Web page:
“You know that the boy intends to steal an artifact from the museum, don’t you?” The man, Damien, spoke to the priest, now that both of them were safely away from the sunlight.

    “One can’t steal from someone who never truly possessed the item. You’ve been around longer than I have, you know that most of the artifacts in that museum are stolen property. What’s the harm in the boy taking the one he seeks?”

    “But why help him?”

    “Call it an act of faith. I was here, in this city, because I’ve just resurrected you. Now, before I have the chance to leave, I run into an apprentice mage. I sense that his motive is pure, and I was placed here to help him achieve his goal.”

    “You were always so trusting, old friend, even of a vampire like me. How can you see the good in people so easily?”

    “I am a man of God. His will is with me.”

    Damien smiled and leaned back in the bed. Closing his eyes and slipping off into a deep slumber.


    “Halt! Sorry, sir, but the museum is closed to the public right now, we are updating the security systems and no one is allowed in until upgrades are complete.” A self-important pair of fancily clad gentlemen stood guard in front of the museum doors. They were some of the Sultan’s top guard in the city, reserved for guarding the most important locations such as the palace and the museum. Still, they should buckle when faced with a seal of the church, so Alistair continued on with his plan.

    He put on his best unamused face and produced the ring, which he was wearing on his left middle finger, as was customary of Clerics to do. “I assure you, I am no mere member of the public. I am a Cleric in the church, as you can see, sent from the Holy City to inspect the security system you are implementing into the museum.”

    The two guards exchanged glances, before the first one continued again. “How did the church know we were upgrading our security? It’s been kept secret until we started installation, and that was just yesterday.”

    Alistair faltered for a brief second, but then recovered with a new line of lies. “This museum holds some of the most important artifacts found in centuries; you think that the church doesn’t keep a close watch over what’s happening with said artifacts?”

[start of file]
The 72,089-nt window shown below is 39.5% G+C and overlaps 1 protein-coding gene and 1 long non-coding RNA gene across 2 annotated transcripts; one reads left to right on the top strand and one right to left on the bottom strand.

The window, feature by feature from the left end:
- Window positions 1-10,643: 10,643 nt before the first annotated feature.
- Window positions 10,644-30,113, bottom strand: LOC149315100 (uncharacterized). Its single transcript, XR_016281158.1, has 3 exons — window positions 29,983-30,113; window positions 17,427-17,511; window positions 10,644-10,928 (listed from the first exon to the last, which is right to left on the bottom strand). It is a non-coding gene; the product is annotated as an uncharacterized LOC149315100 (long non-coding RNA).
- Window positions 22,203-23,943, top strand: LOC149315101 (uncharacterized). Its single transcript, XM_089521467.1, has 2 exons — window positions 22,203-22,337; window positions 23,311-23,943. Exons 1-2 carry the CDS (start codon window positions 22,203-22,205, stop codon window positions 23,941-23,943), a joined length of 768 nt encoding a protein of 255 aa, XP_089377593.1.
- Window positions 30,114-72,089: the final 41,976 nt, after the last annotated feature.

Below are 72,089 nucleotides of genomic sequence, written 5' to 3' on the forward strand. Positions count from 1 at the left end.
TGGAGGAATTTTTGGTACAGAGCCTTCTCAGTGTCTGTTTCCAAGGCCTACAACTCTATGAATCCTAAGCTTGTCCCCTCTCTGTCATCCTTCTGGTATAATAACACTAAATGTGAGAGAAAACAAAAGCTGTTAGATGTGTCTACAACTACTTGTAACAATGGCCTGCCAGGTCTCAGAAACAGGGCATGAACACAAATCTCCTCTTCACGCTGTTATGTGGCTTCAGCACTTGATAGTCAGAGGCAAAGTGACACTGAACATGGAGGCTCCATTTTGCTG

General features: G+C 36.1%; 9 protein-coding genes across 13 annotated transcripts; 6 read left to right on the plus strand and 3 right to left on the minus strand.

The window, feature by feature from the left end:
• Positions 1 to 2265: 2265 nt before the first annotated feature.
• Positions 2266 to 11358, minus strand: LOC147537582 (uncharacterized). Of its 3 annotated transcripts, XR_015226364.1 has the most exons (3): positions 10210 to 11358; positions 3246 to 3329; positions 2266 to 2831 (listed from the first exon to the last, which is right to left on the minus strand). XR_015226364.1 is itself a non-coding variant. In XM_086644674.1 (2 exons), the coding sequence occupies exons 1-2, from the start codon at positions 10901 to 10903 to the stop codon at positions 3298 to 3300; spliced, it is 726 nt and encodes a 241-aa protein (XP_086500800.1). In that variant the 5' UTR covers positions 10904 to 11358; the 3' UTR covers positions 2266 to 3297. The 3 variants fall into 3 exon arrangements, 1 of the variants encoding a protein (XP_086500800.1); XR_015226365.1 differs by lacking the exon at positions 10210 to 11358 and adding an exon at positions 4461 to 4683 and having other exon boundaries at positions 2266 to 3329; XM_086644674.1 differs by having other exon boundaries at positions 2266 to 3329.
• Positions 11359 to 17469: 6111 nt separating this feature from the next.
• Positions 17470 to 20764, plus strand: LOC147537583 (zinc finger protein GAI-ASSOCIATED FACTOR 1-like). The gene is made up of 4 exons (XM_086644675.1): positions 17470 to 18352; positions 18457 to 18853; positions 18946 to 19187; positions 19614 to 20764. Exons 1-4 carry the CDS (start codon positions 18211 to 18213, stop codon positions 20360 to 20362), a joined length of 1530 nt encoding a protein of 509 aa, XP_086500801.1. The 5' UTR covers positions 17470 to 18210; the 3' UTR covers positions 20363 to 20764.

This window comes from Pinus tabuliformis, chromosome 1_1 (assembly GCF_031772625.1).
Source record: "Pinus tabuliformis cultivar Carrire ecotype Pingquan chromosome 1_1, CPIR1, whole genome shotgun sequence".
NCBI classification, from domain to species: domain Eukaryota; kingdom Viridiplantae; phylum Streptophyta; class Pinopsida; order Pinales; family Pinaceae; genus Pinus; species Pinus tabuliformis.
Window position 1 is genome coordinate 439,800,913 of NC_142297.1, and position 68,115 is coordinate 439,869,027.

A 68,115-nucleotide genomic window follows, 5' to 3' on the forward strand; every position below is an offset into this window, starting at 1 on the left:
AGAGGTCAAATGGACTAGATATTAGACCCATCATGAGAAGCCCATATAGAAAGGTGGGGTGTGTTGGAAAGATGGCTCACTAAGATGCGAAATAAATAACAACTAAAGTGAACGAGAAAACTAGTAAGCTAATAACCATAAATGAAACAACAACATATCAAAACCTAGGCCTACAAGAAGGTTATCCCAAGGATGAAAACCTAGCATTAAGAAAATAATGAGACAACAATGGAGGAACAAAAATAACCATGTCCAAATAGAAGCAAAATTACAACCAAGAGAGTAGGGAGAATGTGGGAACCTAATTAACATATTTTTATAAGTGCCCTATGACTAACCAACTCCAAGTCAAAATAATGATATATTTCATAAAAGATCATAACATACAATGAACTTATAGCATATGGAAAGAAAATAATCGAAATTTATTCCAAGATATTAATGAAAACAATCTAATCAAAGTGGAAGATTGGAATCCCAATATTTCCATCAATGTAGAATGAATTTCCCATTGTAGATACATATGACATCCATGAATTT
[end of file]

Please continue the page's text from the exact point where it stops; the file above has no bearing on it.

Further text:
“Of course, sir Cleric, but you must understand that we’ve received no news of your coming.”

    “It was kept a secret, I’m sure you can respect that.” He smiled at them both. “If my presence was announced, it would have hardly been a surprise inspection, now would it?”

    “Very well, sir, I suppose we can let you inside for a moment. But no more than a few minutes at most. The Sultan made it perfectly clear that we are not meant to allow anyone access.”

    “A few minutes is all I’ll need, gentleman. Just a routine check to make sure that the security system is up to date.” Alistair smiled and slid through the heavy, oak doors that led into the museum.

    Once inside the building, built into the side of the mountain, he realized just how huge the facility was. There were artifacts lining every wall; each one was protected by a display case that was undoubtedly lined with all sorts of sensors that would alert the staff of any change, if the temperature rose even a single degree, it was being monitored and investigated.

    The air was stale and a little bit humid, the cave-turned-museum was dark and the only light came from underwhelming bulbs that didn’t give off enough glow, resulting in a low level of light that made it difficult to see where one was going. It was an eerie place, even though it was meant to be a museum open to the public; perhaps with other people around it would seem less disquieting.